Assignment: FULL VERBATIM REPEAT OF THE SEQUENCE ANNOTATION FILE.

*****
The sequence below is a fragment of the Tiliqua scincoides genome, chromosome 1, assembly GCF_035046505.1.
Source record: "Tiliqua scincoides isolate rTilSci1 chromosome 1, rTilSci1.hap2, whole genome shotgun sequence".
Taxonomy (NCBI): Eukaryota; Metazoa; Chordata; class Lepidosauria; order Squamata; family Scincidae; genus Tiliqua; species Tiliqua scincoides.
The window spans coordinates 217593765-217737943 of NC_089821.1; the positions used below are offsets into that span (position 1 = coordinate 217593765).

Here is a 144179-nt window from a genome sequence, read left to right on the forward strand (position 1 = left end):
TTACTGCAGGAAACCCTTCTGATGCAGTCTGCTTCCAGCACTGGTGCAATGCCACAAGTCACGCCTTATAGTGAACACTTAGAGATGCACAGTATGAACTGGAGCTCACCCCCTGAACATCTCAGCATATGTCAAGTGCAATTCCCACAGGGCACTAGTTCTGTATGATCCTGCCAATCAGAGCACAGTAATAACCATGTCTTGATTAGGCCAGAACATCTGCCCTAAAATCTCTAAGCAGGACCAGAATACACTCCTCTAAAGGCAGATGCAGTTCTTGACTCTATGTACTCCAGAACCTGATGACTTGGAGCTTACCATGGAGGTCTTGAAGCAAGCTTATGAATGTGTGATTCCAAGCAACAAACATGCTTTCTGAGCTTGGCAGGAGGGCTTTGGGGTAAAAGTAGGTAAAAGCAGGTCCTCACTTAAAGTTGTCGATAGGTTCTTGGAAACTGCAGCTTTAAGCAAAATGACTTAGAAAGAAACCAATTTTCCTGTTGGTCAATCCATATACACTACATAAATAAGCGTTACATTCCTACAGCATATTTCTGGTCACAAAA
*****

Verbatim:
The sequence below is a fragment of the Tiliqua scincoides genome, chromosome 1, assembly GCF_035046505.1.
Source record: "Tiliqua scincoides isolate rTilSci1 chromosome 1, rTilSci1.hap2, whole genome shotgun sequence".
Taxonomy (NCBI): Eukaryota; Metazoa; Chordata; class Lepidosauria; order Squamata; family Scincidae; genus Tiliqua; species Tiliqua scincoides.
The window spans coordinates 217593765-217737943 of NC_089821.1; the positions used below are offsets into that span (position 1 = coordinate 217593765).

Here is a 144179-nt window from a genome sequence, read left to right on the forward strand (position 1 = left end):
TTACTGCAGGAAACCCTTCTGATGCAGTCTGCTTCCAGCACTGGTGCAATGCCACAAGTCACGCCTTATAGTGAACACTTAGAGATGCACAGTATGAACTGGAGCTCACCCCCTGAACATCTCAGCATATGTCAAGTGCAATTCCCACAGGGCACTAGTTCTGTATGATCCTGCCAATCAGAGCACAGTAATAACCATGTCTTGATTAGGCCAGAACATCTGCCCTAAAATCTCTAAGCAGGACCAGAATACACTCCTCTAAAGGCAGATGCAGTTCTTGACTCTATGTACTCCAGAACCTGATGACTTGGAGCTTACCATGGAGGTCTTGAAGCAAGCTTATGAATGTGTGATTCCAAGCAACAAACATGCTTTCTGAGCTTGGCAGGAGGGCTTTGGGGTAAAAGTAGGTAAAAGCAGGTCCTCACTTAAAGTTGTCGATAGGTTCTTGGAAACTGCAGCTTTAAGCAAAATGACTTAGAAAGAAACCAATTTTCCTGTTGGTCAATCCATATACACTACATAAATAAGCGTTACATTCCTACAGCATATTTCTGGTCACAAAA